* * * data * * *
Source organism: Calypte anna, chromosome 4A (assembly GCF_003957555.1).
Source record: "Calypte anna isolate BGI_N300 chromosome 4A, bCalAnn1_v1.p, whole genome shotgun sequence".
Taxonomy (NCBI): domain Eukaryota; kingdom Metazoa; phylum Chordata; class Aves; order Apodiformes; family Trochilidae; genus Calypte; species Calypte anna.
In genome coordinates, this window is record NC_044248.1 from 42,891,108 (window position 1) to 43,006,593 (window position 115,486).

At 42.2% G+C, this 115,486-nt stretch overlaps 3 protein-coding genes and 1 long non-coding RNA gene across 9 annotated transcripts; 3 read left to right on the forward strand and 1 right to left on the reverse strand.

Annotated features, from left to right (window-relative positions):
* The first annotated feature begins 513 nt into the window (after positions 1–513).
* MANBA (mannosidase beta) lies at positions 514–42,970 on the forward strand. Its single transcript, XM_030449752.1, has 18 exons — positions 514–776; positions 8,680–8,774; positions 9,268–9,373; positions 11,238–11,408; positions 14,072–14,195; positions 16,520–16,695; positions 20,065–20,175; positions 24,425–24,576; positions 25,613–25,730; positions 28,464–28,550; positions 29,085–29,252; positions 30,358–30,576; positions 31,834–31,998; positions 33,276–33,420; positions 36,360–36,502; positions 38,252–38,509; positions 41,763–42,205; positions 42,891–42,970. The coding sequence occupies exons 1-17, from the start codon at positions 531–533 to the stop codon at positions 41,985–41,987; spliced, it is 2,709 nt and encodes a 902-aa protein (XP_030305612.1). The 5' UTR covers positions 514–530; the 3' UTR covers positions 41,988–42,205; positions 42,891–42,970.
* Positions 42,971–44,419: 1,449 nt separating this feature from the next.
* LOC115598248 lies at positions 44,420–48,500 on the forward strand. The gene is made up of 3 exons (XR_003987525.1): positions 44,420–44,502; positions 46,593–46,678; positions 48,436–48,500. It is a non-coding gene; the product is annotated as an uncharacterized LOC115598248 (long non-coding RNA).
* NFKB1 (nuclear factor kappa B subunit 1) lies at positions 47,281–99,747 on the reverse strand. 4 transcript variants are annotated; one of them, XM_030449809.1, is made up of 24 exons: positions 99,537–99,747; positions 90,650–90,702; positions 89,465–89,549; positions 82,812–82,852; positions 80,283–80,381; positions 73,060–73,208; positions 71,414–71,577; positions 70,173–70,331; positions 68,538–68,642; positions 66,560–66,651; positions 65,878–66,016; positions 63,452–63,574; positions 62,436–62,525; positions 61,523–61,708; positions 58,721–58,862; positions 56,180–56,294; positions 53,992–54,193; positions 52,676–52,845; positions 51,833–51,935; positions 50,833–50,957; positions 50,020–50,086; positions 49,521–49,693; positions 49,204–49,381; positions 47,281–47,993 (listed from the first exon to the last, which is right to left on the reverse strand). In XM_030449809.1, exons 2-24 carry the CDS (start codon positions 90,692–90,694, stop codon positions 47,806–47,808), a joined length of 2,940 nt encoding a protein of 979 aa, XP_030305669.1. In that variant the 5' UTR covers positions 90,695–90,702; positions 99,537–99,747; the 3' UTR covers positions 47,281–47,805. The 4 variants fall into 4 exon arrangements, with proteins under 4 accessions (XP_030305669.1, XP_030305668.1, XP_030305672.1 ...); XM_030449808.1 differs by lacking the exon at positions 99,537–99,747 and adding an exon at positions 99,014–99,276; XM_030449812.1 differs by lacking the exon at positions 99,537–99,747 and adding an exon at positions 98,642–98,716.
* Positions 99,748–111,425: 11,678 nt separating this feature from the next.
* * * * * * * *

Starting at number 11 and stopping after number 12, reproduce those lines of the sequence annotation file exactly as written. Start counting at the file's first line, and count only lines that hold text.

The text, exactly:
* NFKB1 (nuclear factor kappa B subunit 1) lies at positions 47,281–99,747 on the reverse strand. 4 transcript variants are annotated; one of them, XM_030449809.1, is made up of 24 exons: positions 99,537–99,747; positions 90,650–90,702; positions 89,465–89,549; positions 82,812–82,852; positions 80,283–80,381; positions 73,060–73,208; positions 71,414–71,577; positions 70,173–70,331; positions 68,538–68,642; positions 66,560–66,651; positions 65,878–66,016; positions 63,452–63,574; positions 62,436–62,525; positions 61,523–61,708; positions 58,721–58,862; positions 56,180–56,294; positions 53,992–54,193; positions 52,676–52,845; positions 51,833–51,935; positions 50,833–50,957; positions 50,020–50,086; positions 49,521–49,693; positions 49,204–49,381; positions 47,281–47,993 (listed from the first exon to the last, which is right to left on the reverse strand). In XM_030449809.1, exons 2-24 carry the CDS (start codon positions 90,692–90,694, stop codon positions 47,806–47,808), a joined length of 2,940 nt encoding a protein of 979 aa, XP_030305669.1. In that variant the 5' UTR covers positions 90,695–90,702; positions 99,537–99,747; the 3' UTR covers positions 47,281–47,805. The 4 variants fall into 4 exon arrangements, with proteins under 4 accessions (XP_030305669.1, XP_030305668.1, XP_030305672.1 ...); XM_030449808.1 differs by lacking the exon at positions 99,537–99,747 and adding an exon at positions 99,014–99,276; XM_030449812.1 differs by lacking the exon at positions 99,537–99,747 and adding an exon at positions 98,642–98,716.
* Positions 99,748–111,425: 11,678 nt separating this feature from the next.